William Woods students get to ‘Hang with the Hounds’ as stress reliever

Remy
Remy

William Woods University students will get to “Hang with the Hounds” twice in coming days to help relieve mid-term stress.

The Central Missouri Humane Society will bring puppies and adult dogs to campus Thursday, Oct. 8. Students will be able to play with the animals on Tucker Lawn between noon and 3 p.m.

Puppies with Purpose, a Columbia non-profit organization, will provide canines from 3 to 5 p.m. Monday, Oct. 12, also on Tucker lawn.

“Hanging with the Hounds” is part of a Mentor/Mentee project of the Social Work Department. William Woods University’s long-standing Mentor/Mentee program provides faculty and students an opportunity to collaborate on research projects.

Ryan Stocker
Ryan Stocker

This year, Ryan Stocker, a junior social work and psychology major from Fenton, Missouri, is working with Dr. Elizabeth Wilson, associate professor and director of the social work program.

Together they are researching the effects of recreational activities on the mental and physical well-being of students. They will host multiple stress-relieving events this semester, including adult coloring, kickball and hula hoops.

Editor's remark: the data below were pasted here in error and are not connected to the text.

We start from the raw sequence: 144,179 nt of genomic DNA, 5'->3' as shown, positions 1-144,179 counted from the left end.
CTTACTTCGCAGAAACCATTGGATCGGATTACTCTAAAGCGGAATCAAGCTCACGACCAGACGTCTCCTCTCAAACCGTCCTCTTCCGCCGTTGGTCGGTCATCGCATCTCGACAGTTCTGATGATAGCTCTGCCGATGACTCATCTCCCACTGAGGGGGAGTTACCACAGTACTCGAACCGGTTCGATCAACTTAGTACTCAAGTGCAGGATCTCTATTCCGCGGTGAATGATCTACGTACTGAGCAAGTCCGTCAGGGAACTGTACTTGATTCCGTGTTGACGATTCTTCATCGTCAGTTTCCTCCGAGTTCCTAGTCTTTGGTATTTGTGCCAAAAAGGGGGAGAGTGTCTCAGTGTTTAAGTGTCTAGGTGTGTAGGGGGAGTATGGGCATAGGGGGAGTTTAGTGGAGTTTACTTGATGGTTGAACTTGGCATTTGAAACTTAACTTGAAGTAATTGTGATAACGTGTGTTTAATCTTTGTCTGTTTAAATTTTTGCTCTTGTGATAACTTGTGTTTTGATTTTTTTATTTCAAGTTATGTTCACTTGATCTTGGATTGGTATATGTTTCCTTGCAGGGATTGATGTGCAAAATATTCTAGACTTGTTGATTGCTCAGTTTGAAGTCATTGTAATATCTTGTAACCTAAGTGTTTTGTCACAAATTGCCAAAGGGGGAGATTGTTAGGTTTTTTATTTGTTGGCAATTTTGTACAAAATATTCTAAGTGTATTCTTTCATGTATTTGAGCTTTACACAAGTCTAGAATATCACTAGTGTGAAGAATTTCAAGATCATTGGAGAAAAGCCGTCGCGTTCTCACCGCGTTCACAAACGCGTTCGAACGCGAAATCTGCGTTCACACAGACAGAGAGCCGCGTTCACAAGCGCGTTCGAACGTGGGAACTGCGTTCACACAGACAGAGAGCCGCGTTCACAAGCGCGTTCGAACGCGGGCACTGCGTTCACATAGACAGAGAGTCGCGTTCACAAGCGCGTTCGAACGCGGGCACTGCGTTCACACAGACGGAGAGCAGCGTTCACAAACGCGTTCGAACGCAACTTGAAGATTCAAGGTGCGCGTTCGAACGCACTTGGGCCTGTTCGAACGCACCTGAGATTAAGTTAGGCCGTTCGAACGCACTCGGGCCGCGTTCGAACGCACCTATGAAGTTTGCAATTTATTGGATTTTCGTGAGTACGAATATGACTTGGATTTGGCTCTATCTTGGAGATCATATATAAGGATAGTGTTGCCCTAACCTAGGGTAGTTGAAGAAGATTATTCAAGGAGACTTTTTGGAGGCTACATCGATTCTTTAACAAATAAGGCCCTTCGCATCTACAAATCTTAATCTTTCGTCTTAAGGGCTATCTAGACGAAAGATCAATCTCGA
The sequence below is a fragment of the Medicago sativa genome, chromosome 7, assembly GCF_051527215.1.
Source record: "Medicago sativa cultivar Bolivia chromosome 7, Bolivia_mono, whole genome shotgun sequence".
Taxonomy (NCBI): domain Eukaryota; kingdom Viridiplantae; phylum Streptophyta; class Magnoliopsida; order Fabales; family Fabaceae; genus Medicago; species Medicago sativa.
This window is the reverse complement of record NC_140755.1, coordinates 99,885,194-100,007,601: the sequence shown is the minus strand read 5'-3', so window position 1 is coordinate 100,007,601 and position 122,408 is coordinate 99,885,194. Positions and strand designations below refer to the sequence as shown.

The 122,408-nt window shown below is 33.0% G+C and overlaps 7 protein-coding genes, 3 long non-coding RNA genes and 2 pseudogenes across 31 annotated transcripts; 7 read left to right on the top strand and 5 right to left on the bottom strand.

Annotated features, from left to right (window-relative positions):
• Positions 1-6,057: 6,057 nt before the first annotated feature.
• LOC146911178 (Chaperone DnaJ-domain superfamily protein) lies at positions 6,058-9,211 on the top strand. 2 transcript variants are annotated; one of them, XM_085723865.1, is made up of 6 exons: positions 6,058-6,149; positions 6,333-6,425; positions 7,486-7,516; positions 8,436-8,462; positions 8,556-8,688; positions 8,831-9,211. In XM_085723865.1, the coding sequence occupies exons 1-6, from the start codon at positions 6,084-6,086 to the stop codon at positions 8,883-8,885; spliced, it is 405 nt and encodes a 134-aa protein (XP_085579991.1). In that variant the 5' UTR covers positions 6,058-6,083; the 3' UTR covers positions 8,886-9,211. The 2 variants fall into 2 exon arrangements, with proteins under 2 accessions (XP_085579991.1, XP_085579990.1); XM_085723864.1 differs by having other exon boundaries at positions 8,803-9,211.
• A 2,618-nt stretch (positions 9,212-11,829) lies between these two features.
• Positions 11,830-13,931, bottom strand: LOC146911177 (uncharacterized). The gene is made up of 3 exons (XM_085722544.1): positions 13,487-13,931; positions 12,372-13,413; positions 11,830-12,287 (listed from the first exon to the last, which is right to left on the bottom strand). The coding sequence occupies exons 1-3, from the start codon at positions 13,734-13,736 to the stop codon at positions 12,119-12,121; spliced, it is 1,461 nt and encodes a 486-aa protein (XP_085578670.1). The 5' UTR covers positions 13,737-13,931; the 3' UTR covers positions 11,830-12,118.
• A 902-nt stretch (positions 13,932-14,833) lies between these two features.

“This program has helped me a lot when it comes to my skills as a researcher,” said Stocker. “Although this program is much smaller in scale than the services I will be looking into later in life, it helps to develop the skills that I will definitely need down the road.”

Wyatt
Wyatt

The two organizations bringing dogs to William Woods differ in their missions, but both are pleased to participate in “Hanging with the Hounds.”

By raising and socializing puppies to become assistance dogs, Puppies with Purpose is decreasing the shortage of service dogs available to persons with cognitive or physical disabilities.

University of Missouri students volunteer to socialize the puppies who then go on to receive the rest of their training through Puppies with Purposes’ parent organization, Canine Helpers Allow More Possibilities (CHAMP) at the Women’s Eastern Reception, Diagnostic and Correction Center in Vandalia, Missouri.

Cosmo
Cosmo

The Central Missouri Humane Society exists to prevent and alleviate suffering and uncontrolledreproduction of companion animals with emphasis on public education, adoption and providing basic veterinary services for underserved pet owners.

“CMHS is so excited to come visit William Woods for the day,” said Brooke Turk, the community event coordinator for the Central Missouri Humane Society. (We are) thrilled that we were getting involved with another university.”

For more information, contact Elizabeth Wilson at Elizabeth.wilson@williamwoods.edu or (573) 592-4271.